BUT—there is only one editor, and many sessions.

You can shape our story by telling us which sessions are most important to you. Visit the conference agendas, pick the sessions you would like us to cover and e-mail your choices to the Energy Services Bulletin editor by Oct. 8.* The sessions that get the most votes get the most coverage.

Watch Breaking News for the coverage schedule. Then check back often during the conferences to follow the action and share your views.

*UPDATE* The deadline for suggesting sessions has been extended to Tuesday, Oct. 12.

Funding available for hyper-energy-efficiency demonstrations

Members of American Public Power Association’s (APPA) Demonstration of Energy Efficient Developments (DEED) program who are eager to show their leadership in energy efficiency may be eligible for co-funding to finance hyper-energy-efficiency demonstration projects.

APPA is collaborating with the Electric Power Research Institute (EPRI) to increase the number of EPRI demonstration projects for five innovative technologies:

  1. Variable-refrigerant-flow air conditioning
  2. Efficient data centers
  3. Heat-pump water heaters
  4. Ductless, residential heat-pumps and air-conditioners
  5. Hyper-efficient residential appliances

EPRI is currently monitoring active projects involving these technologies, but would like to install the hyper-efficient systems in different locations to get more comprehensive data. Earlier this year, the DEED board expressed willingness to provide co-funding to DEED members to help finance their participation in these EPRI projects.

New demonstrations must begin operating by the close of first quarter 2011 so that EPRI can obtain a full year of data. Although the application deadline is flexible, the sooner proposals are submitted to DEED, the better.

Interested parties will have to move fast to meet the timeframe for installation; however, there are resources to help them develop their proposals. APPA is offering to arrange one-on-one conference calls with EPRI, so potential participants can get answers to their specific questions. Also, EPRI has established manufacturer contacts for the equipment, and is able to give participants “the heads-up” about operational issues identified through its current projects.

Participation in any of these demonstrations will showcase your utility as an energy-efficiency innovator at the national level. Your customers and city leaders will be proud of their electric utility’s national recognition as a leader in energy efficiency and utility R&D. Contact Michele Suddleson at 202-467-2960 if you are interested in learning more.

APPA Academy debuts this week

APPA is launching the APPA Academy, public power’s complete resource for professional education and certification. Through a variety of delivery methods—live, in-depth education courses, in-house training programs, conferences, webinars, list servers, online courses and work force development partnerships—the APPA Academy will help electric utility employees stay abreast of rapidly moving industry technologies and regulatory requirements while providing an opportunity for them to meet their yearly training goals and certification requirements in formats and price ranges that suit their needs.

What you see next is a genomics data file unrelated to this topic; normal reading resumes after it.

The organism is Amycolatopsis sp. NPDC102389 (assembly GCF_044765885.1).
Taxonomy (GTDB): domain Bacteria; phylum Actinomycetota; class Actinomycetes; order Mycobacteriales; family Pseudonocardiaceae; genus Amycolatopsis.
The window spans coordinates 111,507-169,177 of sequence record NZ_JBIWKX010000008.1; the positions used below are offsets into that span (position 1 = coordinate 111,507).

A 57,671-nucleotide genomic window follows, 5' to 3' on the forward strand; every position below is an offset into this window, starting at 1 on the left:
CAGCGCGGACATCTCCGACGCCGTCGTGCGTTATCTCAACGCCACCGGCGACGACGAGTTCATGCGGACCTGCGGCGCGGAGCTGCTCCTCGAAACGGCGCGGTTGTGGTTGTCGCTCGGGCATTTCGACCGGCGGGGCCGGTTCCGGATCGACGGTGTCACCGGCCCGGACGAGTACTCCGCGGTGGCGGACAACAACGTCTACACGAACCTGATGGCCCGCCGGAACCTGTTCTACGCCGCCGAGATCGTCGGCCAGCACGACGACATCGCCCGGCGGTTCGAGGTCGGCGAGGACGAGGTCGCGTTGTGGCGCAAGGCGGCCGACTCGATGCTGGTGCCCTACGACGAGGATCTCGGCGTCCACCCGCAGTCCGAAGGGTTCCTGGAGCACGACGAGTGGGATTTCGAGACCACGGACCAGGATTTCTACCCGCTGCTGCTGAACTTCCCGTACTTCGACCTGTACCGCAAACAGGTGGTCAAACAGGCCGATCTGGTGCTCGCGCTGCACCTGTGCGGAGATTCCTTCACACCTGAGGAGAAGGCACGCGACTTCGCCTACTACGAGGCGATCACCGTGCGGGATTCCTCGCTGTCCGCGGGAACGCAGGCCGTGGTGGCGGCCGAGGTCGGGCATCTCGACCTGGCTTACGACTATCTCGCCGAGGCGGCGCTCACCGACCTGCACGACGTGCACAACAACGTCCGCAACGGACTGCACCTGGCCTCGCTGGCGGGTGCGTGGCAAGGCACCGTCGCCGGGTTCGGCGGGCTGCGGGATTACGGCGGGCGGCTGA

In addition to providing utility employees with the knowledge they need to perform their jobs at the highest level, various education courses, in-house training, conferences, certificate programs and webinars in the APPA Academy meet the criteria for providing:

  • CEcD Hours – needed by Certified Economic Developers to maintain certification;
  • Continuing Education Units (CEUs) – required by many professions to maintain certification;
  • Continuing Legal Education credits (CLEs) – needed by lawyers to practice law within a particular jurisdiction;
  • Continuing Professional Education credits (CPEs) – required by CPAs to maintain licensure;
  • HCRI Hours – required by Human Resources professionals to maintain certification; and
  • Professional Development Hours (PDHs) – needed by engineers to maintain licensure.

Additionally, when employees participate in APPA Academy offerings, utilities earn points toward their Reliable Public Power Provider (RP3) designation.

FERC extends response period for demand response survey

It’s not too late to participate in the Federal Energy Regulatory Commission’s (FERC) voluntary demand response (DR) survey.  FERC has extended its original July 31 deadline to Aug. 20 specifically to get more input from public power utilities.

The survey is collecting information on utilities’ demand response programs, including implementation of smart grid initiatives and time-of-use rates. According to Michele Suddleson of the American Public Power Association (APPA), many policy makers use the survey results to gauge how quickly various sectors of the industry are moving to implement DR. Given the strong national focus on these issues, it is important to show that the public power sector is actively pursuing demand response solutions. 

Please download the survey form (pdf) and e-mail your responses to FERC by close of business, Friday Aug. 20. FERC provides answers to frequently asked questions (FAQ) from previous surveys on its website, or you can direct your questions to 1-888-585-9232 between 9:00 a.m. and 6:00 p.m. Eastern Time, Monday through Friday. Help Public power show its success in the area or demand response!

Webinar highlights public utilities’ low-income programs

American Public Power Association is offering a webinar, Tuesday, July 27, on “Keeping Low Income and Payment Troubled Customers Connected in Tough Economic Times.” The webinar is scheduled from 2 to 3:30 p.m. Eastern time.

Continued high unemployment, runaway health care costs, high wholesale energy prices and a host of other economic pressures are making it increasingly difficult for millions of consumers to stay current on monthly electric and gas utility bills. Learn how public power utilities, with their unique cash flow and capital requirements, can fund, design, target and deliver effective bill payment assistance programs that make sense for all customers. Participants will hear what customer service options make the most sense in these volatile economic times. The speakers will also discuss how large and small public power systems develop administrative efficiencies to lower the cost of delivering effective programs and customer service.

This webinar will present participants with a catalog of options for public power utilities, and include a presentation from a utility with a successful low income program. Speakers include: Roger Colton, attorney and economist; John Howat, senior energy policy analyst for the National Consumer Law Center; and Francine Artis, customer solutions manager for Tacoma Power.

Register online, or contact Heidi Lambert at 202-467-2921 for more information.

Follow American Public Power Association on Facebook.